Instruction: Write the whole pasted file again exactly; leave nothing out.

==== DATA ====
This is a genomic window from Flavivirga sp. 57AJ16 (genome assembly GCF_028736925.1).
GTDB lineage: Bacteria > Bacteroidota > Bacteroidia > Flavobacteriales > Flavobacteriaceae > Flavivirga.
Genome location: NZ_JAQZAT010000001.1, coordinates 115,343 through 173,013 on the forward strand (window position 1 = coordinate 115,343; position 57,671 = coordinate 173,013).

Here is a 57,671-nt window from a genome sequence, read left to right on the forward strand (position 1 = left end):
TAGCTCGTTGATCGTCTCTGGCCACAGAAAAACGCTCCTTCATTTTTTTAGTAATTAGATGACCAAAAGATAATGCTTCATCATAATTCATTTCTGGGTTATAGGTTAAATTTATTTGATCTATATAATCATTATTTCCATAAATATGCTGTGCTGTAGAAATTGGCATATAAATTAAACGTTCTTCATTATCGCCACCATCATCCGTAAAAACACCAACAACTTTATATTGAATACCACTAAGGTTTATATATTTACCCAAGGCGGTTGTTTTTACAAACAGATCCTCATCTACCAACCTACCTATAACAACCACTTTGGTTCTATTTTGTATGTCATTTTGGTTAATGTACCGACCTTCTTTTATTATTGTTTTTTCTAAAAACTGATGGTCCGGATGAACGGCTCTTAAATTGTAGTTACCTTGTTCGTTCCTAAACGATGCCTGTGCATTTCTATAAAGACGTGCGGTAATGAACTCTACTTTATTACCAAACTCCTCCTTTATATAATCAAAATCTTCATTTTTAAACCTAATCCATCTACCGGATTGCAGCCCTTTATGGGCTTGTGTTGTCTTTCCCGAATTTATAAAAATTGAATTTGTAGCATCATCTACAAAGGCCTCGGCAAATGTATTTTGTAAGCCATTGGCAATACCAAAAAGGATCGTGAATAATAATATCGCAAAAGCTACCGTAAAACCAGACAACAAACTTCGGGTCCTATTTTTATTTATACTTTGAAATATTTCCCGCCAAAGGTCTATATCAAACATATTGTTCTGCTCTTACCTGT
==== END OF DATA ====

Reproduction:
This is a genomic window from Flavivirga sp. 57AJ16 (genome assembly GCF_028736925.1).
GTDB lineage: Bacteria > Bacteroidota > Bacteroidia > Flavobacteriales > Flavobacteriaceae > Flavivirga.
Genome location: NZ_JAQZAT010000001.1, coordinates 115,343 through 173,013 on the forward strand (window position 1 = coordinate 115,343; position 57,671 = coordinate 173,013).

Here is a 57,671-nt window from a genome sequence, read left to right on the forward strand (position 1 = left end):
TAGCTCGTTGATCGTCTCTGGCCACAGAAAAACGCTCCTTCATTTTTTTAGTAATTAGATGACCAAAAGATAATGCTTCATCATAATTCATTTCTGGGTTATAGGTTAAATTTATTTGATCTATATAATCATTATTTCCATAAATATGCTGTGCTGTAGAAATTGGCATATAAATTAAACGTTCTTCATTATCGCCACCATCATCCGTAAAAACACCAACAACTTTATATTGAATACCACTAAGGTTTATATATTTACCCAAGGCGGTTGTTTTTACAAACAGATCCTCATCTACCAACCTACCTATAACAACCACTTTGGTTCTATTTTGTATGTCATTTTGGTTAATGTACCGACCTTCTTTTATTATTGTTTTTTCTAAAAACTGATGGTCCGGATGAACGGCTCTTAAATTGTAGTTACCTTGTTCGTTCCTAAACGATGCCTGTGCATTTCTATAAAGACGTGCGGTAATGAACTCTACTTTATTACCAAACTCCTCCTTTATATAATCAAAATCTTCATTTTTAAACCTAATCCATCTACCGGATTGCAGCCCTTTATGGGCTTGTGTTGTCTTTCCCGAATTTATAAAAATTGAATTTGTAGCATCATCTACAAAGGCCTCGGCAAATGTATTTTGTAAGCCATTGGCAATACCAAAAAGGATCGTGAATAATAATATCGCAAAAGCTACCGTAAAACCAGACAACAAACTTCGGGTCCTATTTTTATTTATACTTTGAAATATTTCCCGCCAAAGGTCTATATCAAACATATTGTTCTGCTCTTACCTGT